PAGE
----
This section is from the book "Spons' Mechanics' Own Book: A Manual For Handicraftsmen And Amateurs", by Edward Spon. Also available from Amazon: Spons' Mechanics' Own Book.
This tree is met with in many parts of India, being said to attain its greatest size at Chanda. Its wood resembles the finest teak, but is tougher and more elastic. Being usually crooked, it is unsuited for beams, though much used by Bengal ship-builders, and in India generally for joinery and furniture. Its weight is 46 1/2 lb. a cub. ft.; cohesive force, 12,000 lb.; breaking-weight, 700 lb.
This most durable S. African timber, the oomtata of the natives, is invaluable for railway-sleepers and piles, being almost imperishable.
This white-barked fir is a native of high mountainous tracts in the colder parts of N. America, where it grows 40-50 ft. high. The wood is tougher, lighter, less durable, and more-liable to twist in drying than white deal, but is occasionally imported in planks and deals. It weighs 29 lb. a cub. ft.; cohesive force, S000-10,000 lb.; strength, 86; stiffness, 72; toughness, 102.
This tree inhabits Canada and the N. States, being most abundant in eold-bottomed lands in Lower Canada. It reaches 60-70 and even 100 ft. high, but seldom exceeds 24 in. diam. The wood is much used in America for ships' knees, when oak and larch are not obtainable.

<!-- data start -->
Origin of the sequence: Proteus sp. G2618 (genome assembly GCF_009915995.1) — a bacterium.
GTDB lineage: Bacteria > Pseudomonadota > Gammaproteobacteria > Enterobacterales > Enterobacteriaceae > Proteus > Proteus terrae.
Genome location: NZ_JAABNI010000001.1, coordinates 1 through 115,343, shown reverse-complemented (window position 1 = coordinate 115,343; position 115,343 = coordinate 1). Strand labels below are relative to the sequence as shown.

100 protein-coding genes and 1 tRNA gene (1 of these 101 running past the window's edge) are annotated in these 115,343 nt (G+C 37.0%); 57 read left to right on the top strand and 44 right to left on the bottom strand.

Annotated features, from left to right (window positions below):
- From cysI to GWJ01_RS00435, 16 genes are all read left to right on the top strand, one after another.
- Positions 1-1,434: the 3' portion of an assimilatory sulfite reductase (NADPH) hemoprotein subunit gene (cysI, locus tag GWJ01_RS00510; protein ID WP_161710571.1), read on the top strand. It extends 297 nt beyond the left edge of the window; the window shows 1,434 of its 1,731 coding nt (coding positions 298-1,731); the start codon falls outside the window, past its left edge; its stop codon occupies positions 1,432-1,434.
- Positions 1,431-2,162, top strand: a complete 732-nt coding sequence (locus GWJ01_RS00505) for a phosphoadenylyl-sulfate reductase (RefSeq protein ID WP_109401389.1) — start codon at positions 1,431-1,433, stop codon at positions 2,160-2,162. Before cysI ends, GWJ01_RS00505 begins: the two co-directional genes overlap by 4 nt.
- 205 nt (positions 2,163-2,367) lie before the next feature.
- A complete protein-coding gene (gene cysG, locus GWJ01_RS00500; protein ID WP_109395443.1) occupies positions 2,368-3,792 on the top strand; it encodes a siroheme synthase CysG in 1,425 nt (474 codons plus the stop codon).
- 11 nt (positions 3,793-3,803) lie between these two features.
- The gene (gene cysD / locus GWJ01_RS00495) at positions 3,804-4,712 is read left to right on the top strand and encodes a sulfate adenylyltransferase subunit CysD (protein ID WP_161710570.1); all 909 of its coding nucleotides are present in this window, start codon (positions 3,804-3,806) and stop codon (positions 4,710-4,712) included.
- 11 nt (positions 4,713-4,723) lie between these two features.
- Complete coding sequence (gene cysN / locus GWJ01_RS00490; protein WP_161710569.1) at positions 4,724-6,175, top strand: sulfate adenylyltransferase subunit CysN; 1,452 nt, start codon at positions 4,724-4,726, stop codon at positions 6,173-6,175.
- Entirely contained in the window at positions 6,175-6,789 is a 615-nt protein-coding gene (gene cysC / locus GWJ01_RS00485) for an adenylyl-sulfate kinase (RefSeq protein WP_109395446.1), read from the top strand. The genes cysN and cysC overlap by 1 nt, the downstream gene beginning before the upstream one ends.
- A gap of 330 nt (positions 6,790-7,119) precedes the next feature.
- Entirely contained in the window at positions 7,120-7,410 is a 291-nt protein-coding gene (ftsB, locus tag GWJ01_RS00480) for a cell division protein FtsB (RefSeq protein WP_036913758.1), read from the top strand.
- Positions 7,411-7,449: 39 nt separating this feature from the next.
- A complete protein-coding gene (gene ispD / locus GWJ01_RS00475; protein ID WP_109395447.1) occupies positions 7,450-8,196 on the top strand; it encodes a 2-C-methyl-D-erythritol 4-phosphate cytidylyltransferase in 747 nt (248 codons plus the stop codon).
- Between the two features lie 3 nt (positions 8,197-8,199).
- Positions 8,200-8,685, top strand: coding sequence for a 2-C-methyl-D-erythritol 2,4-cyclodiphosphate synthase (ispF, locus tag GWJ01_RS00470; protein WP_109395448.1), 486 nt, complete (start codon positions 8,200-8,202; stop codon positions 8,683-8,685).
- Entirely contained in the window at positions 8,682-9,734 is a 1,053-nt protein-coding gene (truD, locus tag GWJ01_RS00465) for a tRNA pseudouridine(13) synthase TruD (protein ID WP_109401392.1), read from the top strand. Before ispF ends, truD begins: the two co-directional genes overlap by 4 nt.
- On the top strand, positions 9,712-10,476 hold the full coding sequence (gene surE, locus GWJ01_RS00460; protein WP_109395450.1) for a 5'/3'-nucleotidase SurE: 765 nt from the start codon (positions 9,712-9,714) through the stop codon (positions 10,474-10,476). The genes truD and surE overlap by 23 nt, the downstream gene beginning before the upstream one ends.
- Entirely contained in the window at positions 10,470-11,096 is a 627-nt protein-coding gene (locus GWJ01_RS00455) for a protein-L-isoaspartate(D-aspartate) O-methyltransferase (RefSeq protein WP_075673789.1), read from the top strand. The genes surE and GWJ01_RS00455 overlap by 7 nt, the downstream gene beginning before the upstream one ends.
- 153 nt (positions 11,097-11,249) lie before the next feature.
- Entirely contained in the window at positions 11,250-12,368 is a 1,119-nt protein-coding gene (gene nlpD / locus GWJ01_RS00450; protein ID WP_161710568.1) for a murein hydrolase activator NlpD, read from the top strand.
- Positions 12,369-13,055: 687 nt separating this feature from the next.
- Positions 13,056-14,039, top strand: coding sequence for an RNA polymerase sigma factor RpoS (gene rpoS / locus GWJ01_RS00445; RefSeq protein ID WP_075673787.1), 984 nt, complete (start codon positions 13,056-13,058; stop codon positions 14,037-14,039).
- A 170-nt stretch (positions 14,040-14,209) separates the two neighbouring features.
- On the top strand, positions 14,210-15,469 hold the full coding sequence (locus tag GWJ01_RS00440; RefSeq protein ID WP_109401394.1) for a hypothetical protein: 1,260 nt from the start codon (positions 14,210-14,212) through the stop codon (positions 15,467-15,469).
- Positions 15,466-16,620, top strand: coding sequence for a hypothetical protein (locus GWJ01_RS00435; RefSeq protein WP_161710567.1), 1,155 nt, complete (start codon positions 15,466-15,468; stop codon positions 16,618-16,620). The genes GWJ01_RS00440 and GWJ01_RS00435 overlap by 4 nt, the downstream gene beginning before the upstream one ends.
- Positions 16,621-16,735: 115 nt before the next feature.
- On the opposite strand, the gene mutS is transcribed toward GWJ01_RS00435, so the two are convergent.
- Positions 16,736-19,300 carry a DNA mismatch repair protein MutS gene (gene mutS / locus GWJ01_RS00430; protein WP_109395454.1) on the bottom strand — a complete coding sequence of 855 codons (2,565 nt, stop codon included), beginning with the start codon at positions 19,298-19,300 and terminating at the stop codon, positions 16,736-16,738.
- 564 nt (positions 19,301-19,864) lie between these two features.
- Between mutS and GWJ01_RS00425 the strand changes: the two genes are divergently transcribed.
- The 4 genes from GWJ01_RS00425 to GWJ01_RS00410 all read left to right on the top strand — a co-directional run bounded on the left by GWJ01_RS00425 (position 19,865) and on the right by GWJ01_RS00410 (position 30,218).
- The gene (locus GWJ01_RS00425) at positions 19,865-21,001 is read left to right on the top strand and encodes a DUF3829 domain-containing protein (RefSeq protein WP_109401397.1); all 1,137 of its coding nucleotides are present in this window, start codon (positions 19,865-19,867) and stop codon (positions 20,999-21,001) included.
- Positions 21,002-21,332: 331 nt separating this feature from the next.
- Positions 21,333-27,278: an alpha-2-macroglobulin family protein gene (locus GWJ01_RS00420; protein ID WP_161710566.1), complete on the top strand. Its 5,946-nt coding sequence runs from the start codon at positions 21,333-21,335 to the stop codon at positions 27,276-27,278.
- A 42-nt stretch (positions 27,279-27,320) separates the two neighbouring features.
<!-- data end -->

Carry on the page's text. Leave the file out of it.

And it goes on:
This species grows in Nova Scotia, and about Hudson's Bay, reaching 70-80 ft. high. It is universally preferred in America for ships' yards, and imported into England for the same purpose. It unites in a higher degree all the good qualities of the Black Spruce.
Stopperwood is principally used for piles and for wheel spokes. It is a very strong and durable wood, and grows from 12 to 1G ft. long and from 6 to 8 in. in dinm. It is found on all the Bahamian islands, and is an exceedingly hard, fine, close-grained, and very heavy wood.
This tree affords one of the best building woods of Australia, being cleaner and straighter-grained than most of the other species of Eucalyptus. It is hard, heavy, strong, close-grained, and works up well for planking, beams, joists, and flooring, but becomes more difficult to work after it dries, and shrinks considerably in drying. The outer wood is better than the heart. Its weight is 56 lb. a cub. ft.; crushing-force, 6700 lb.; breaking-weight, under 500 lb. It is liable to warp or twist, and is susceptible to dry-rot. It splits with facility, forming posts, rails and paling for fences, and shingles for roofing.
This tree, mis-called " plane " in N. England, is indigenous to mountainous Germany, and very common in England. It thrives well near the sea, is of quick growth, and has a trunk averaging 32 ft. long and 29 in. diam. The wood is durable in the dry, but liable to worms; it is chiefly used for furniture, wooden screws, and ornaments. Its weight is 34-42 lb. a cub. ft.; cohesive force, 5000-10,000 lb.; strength, 81; stiffness, 59; toughness, 111. The wood is white when young, but becomes yellow as the tree grows older, and sometimes brown near the heart; the texture is uniform, and the annual rings are not very distinct; it has no large medullary rays, but the smaller rays are distinct.